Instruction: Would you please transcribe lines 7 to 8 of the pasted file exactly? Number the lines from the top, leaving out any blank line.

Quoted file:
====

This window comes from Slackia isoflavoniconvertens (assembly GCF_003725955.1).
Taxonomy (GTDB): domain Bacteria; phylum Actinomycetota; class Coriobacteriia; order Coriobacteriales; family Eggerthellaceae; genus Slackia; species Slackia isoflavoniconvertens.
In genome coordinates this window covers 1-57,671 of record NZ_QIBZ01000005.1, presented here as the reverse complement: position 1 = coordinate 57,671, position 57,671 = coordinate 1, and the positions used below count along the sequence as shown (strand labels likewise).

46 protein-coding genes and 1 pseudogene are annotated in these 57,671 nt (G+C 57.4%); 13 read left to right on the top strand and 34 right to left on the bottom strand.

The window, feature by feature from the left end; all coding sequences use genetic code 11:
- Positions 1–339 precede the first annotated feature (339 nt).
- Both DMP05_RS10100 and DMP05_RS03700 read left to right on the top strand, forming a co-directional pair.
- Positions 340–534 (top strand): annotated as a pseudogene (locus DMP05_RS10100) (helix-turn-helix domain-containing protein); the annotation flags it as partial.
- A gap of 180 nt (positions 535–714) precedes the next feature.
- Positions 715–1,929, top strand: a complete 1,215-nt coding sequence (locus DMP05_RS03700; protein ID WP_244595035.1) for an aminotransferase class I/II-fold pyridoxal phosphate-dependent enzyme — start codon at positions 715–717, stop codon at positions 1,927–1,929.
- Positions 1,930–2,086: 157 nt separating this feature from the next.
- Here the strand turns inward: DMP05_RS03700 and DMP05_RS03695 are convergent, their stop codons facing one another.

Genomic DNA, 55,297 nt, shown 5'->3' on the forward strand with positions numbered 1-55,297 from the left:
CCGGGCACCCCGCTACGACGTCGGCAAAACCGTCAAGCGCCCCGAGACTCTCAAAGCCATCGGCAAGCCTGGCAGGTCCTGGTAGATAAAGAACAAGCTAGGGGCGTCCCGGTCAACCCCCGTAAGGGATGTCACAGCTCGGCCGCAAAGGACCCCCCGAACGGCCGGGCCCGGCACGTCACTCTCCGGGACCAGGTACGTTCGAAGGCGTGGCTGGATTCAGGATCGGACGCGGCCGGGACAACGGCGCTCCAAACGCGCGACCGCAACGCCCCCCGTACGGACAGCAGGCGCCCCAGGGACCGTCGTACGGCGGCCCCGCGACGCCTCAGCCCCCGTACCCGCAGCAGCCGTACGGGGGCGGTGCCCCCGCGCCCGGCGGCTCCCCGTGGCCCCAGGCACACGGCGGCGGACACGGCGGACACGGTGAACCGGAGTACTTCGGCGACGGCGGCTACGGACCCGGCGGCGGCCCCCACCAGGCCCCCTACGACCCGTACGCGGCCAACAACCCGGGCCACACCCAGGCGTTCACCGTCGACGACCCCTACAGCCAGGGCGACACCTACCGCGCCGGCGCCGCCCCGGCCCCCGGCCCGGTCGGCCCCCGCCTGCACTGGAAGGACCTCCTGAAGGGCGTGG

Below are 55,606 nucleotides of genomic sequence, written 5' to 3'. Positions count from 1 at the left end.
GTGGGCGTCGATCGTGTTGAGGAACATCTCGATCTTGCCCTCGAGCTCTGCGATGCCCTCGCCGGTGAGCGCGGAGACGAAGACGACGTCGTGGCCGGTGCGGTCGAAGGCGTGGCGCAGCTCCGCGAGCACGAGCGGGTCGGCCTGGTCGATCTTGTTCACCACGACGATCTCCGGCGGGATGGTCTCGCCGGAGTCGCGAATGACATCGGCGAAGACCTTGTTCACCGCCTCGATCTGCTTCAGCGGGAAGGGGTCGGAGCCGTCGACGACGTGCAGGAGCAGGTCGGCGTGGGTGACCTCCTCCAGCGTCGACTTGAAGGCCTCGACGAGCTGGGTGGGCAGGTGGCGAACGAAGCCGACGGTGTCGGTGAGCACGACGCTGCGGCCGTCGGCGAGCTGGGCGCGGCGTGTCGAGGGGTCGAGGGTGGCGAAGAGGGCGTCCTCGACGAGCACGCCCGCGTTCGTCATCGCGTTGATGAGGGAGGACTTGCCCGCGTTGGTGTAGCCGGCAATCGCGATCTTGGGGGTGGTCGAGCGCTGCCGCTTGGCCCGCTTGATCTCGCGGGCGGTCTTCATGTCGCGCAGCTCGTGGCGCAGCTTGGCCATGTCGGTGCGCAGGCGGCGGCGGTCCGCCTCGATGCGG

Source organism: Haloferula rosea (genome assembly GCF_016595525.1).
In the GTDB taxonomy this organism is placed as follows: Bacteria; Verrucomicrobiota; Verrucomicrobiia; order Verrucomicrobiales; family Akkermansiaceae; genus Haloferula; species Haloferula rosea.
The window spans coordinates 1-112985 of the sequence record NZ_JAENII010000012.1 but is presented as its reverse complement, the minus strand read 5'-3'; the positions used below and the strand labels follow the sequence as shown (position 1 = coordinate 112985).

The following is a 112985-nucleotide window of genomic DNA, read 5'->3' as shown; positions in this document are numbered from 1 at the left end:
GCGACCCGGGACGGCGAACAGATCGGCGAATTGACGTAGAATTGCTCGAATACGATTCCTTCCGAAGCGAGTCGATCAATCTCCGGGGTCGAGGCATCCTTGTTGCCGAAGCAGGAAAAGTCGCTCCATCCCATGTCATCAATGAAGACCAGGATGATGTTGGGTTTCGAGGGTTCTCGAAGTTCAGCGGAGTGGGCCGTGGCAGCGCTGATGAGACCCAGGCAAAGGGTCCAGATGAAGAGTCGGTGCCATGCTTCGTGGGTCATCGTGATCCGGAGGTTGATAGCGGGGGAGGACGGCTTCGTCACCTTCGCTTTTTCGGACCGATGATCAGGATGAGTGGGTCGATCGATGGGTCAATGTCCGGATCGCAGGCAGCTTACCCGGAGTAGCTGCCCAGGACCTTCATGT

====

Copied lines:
- Both DMP05_RS10100 and DMP05_RS03700 read left to right on the top strand, forming a co-directional pair.
- Positions 340–534 (top strand): annotated as a pseudogene (locus DMP05_RS10100) (helix-turn-helix domain-containing protein); the annotation flags it as partial.